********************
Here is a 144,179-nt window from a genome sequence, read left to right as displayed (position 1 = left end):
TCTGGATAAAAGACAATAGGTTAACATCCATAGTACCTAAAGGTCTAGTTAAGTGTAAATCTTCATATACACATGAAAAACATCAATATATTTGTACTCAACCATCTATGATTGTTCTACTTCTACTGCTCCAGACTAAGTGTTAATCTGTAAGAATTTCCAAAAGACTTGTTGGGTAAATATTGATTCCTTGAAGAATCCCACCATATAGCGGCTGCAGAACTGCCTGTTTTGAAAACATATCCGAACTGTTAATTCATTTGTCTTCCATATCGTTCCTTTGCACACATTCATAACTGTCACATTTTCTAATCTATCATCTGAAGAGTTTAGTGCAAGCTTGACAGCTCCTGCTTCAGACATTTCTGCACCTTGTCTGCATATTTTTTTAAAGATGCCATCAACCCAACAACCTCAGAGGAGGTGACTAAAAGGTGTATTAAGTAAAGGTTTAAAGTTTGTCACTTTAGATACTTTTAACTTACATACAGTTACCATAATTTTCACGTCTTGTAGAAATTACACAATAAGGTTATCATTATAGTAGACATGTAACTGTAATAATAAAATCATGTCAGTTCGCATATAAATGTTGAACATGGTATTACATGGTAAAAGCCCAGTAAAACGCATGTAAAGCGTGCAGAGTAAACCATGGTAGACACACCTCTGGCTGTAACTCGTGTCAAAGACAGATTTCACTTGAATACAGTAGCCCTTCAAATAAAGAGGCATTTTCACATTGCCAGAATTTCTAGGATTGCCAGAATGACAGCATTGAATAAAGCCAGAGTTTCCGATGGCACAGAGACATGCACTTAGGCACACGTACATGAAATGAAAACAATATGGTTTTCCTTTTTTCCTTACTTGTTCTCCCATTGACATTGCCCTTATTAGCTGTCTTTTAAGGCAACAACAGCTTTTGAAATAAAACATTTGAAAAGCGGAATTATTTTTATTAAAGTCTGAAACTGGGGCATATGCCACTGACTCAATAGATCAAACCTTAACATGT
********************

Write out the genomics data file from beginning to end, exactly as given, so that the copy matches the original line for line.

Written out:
Here is a 144,179-nt window from a genome sequence, read left to right as displayed (position 1 = left end):
TCTGGATAAAAGACAATAGGTTAACATCCATAGTACCTAAAGGTCTAGTTAAGTGTAAATCTTCATATACACATGAAAAACATCAATATATTTGTACTCAACCATCTATGATTGTTCTACTTCTACTGCTCCAGACTAAGTGTTAATCTGTAAGAATTTCCAAAAGACTTGTTGGGTAAATATTGATTCCTTGAAGAATCCCACCATATAGCGGCTGCAGAACTGCCTGTTTTGAAAACATATCCGAACTGTTAATTCATTTGTCTTCCATATCGTTCCTTTGCACACATTCATAACTGTCACATTTTCTAATCTATCATCTGAAGAGTTTAGTGCAAGCTTGACAGCTCCTGCTTCAGACATTTCTGCACCTTGTCTGCATATTTTTTTAAAGATGCCATCAACCCAACAACCTCAGAGGAGGTGACTAAAAGGTGTATTAAGTAAAGGTTTAAAGTTTGTCACTTTAGATACTTTTAACTTACATACAGTTACCATAATTTTCACGTCTTGTAGAAATTACACAATAAGGTTATCATTATAGTAGACATGTAACTGTAATAATAAAATCATGTCAGTTCGCATATAAATGTTGAACATGGTATTACATGGTAAAAGCCCAGTAAAACGCATGTAAAGCGTGCAGAGTAAACCATGGTAGACACACCTCTGGCTGTAACTCGTGTCAAAGACAGATTTCACTTGAATACAGTAGCCCTTCAAATAAAGAGGCATTTTCACATTGCCAGAATTTCTAGGATTGCCAGAATGACAGCATTGAATAAAGCCAGAGTTTCCGATGGCACAGAGACATGCACTTAGGCACACGTACATGAAATGAAAACAATATGGTTTTCCTTTTTTCCTTACTTGTTCTCCCATTGACATTGCCCTTATTAGCTGTCTTTTAAGGCAACAACAGCTTTTGAAATAAAACATTTGAAAAGCGGAATTATTTTTATTAAAGTCTGAAACTGGGGCATATGCCACTGACTCAATAGATCAAACCTTAACATGT